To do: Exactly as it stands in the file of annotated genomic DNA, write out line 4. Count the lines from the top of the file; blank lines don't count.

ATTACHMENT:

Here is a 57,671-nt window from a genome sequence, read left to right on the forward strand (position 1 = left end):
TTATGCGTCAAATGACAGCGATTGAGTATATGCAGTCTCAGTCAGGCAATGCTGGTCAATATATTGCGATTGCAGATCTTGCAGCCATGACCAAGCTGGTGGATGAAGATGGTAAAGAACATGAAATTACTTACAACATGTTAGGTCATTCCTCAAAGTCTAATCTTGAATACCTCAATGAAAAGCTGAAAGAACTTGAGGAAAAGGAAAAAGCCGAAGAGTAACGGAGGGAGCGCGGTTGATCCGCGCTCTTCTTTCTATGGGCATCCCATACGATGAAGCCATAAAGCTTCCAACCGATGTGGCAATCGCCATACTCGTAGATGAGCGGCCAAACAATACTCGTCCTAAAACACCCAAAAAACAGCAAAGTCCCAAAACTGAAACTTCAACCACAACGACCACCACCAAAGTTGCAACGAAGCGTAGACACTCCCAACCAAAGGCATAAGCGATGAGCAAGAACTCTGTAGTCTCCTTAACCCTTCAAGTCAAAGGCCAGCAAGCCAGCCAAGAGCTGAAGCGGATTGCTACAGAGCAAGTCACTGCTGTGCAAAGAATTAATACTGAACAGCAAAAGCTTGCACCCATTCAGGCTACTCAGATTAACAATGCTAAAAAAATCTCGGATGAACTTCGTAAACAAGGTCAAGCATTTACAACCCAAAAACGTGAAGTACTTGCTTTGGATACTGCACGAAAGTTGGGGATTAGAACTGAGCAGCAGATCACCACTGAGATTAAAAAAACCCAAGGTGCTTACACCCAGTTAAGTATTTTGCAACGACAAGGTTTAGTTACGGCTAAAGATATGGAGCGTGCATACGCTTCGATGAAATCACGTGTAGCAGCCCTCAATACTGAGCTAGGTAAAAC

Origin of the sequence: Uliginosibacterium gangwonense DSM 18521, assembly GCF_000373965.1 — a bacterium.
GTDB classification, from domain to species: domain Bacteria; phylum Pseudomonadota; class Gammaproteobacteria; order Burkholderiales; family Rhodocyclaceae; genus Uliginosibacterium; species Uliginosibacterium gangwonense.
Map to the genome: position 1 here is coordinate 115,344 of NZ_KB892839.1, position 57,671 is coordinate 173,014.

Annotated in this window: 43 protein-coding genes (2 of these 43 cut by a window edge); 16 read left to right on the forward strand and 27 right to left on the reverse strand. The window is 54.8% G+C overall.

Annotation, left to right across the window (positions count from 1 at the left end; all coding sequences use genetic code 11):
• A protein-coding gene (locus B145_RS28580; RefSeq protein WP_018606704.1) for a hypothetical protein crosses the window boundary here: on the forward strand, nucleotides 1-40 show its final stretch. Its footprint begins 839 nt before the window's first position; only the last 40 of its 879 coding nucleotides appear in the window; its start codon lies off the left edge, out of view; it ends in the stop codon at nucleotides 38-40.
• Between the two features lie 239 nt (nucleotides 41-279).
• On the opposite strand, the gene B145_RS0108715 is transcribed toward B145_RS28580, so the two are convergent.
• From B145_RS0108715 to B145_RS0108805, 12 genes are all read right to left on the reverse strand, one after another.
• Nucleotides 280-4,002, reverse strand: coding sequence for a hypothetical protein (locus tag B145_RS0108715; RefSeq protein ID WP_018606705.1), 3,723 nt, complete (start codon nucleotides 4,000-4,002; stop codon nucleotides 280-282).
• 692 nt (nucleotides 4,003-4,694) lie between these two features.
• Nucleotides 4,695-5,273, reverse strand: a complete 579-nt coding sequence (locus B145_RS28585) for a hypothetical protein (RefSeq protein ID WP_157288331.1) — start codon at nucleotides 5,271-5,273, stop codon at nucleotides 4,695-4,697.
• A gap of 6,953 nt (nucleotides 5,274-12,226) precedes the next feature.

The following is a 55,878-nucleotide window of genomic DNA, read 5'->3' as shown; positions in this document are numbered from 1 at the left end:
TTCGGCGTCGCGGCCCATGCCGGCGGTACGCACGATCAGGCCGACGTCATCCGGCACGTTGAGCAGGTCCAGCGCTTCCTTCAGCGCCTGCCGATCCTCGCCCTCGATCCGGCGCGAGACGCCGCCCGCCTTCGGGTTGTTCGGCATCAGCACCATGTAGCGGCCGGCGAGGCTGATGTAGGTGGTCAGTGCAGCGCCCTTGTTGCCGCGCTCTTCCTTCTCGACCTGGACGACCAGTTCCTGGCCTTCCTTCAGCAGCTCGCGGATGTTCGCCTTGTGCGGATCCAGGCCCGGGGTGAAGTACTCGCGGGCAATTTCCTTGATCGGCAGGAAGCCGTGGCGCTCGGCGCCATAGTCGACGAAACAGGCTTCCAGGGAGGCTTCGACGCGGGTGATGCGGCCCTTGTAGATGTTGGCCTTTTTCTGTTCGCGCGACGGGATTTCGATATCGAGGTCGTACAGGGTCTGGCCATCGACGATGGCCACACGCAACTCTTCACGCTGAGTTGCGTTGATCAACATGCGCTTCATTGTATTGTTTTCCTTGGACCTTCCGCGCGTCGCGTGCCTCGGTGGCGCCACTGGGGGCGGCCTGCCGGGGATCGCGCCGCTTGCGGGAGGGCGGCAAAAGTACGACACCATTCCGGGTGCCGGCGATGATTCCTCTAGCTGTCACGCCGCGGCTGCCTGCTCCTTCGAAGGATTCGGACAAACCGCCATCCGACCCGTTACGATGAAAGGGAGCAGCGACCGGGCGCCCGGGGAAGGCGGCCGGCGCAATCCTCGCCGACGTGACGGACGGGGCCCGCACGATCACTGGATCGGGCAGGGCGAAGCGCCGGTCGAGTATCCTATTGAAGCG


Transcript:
GTDB classification, from domain to species: domain Bacteria; phylum Pseudomonadota; class Gammaproteobacteria; order Burkholderiales; family Rhodocyclaceae; genus Uliginosibacterium; species Uliginosibacterium gangwonense.